Liberating Mosul and the Future of Ninewa

 “We need to think about the people of Mosul and Ninewa Plain, not on their behalf. How will ‘liberation’ effect them?” poignantly stated a member of the Ninewa Provincial Council. Members of this council in addition to military leaders from the United States, United Kingdom, and Peshmerga, diplomats, international aid community members, and representatives of various Kurdistan Regional Government (KRG) ministries all met at MERI on Wednesday, June 22, 2016 to discuss the issues surrounding the liberation of Mosul and the Ninewa Province from the Islamic State (IS).

Mosul, the second largest city in Iraq, has been occupied by IS for over two years. Additionally, many of the surrounding villages in the Ninewa Province have been evacuated or occupied by IS. The Peshmerga have slowly been liberating some of these villages in pursuit of the main target, the city of Mosul itself. There will be multiple parties coordinating militarily to achieve this goal.

The hard questions about the military liberation operations, as well as post-liberation conditions and procedures, must be asked and answered before the allied forces move on Iraq’s second city. This event was planned to bring that discussion to the fore, and provide a platform for some of the parties involved to speak openly about their concerns and visions.

The attendees and speakers did just that. Many voiced their concerns about administrative and political issues that existed before the fall of Mosul and will be key to ensuring stability upon its liberation. Moreover, there was a focus on the minorities in the region and seeking justice for the crimes committed against them by their neighbours.

The aid community noted that the military operations are likely to create a massive wave of displacement for which it will need further preparations in order to support those that may number up to a million people, of which the majority will move towards the Kurdish Region of Iraq. Others spoke specifically about their concerns with the military operations. IS has had two years to entrench itself in these areas, and therefore a shift in warfare strategies will be necessary. The main theme uniting all of the concerns expressed on this day was that a return to past conditions, before the fall of Mosul, would only prolong the instability there and not allow for the return of many of the groups that fled the region. Instead, thorough plans must be made now, including all actors, and agreed upon before major military operations inside the city of Mosul begin.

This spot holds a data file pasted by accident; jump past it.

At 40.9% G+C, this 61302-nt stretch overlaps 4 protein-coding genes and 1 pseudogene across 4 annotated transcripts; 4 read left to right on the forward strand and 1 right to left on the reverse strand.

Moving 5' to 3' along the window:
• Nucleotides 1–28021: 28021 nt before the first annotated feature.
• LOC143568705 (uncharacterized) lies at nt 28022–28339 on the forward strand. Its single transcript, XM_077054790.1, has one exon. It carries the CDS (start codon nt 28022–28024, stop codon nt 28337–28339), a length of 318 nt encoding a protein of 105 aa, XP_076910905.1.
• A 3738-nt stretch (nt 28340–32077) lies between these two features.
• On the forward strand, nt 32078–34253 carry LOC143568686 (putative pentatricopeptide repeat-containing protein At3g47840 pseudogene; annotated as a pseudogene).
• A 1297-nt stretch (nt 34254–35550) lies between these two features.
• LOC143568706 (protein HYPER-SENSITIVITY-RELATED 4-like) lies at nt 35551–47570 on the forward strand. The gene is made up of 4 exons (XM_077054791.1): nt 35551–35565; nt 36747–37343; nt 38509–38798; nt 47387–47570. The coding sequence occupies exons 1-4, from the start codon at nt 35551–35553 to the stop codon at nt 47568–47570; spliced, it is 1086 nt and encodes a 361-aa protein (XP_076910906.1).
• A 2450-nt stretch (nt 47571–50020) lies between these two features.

Participants in the seminar maintained that there is need for a vision, or grand strategy for Mosul and the Ninewa Province. International partners and KRG representatives voiced support for the people of Ninewa, and advocated for them to take the lead and give direction to the coalition of actors responsible for their liberation and protection. Part of that will mean a final agreement between the KRG and Central Government on the administration and protection of the newly liberated areas.

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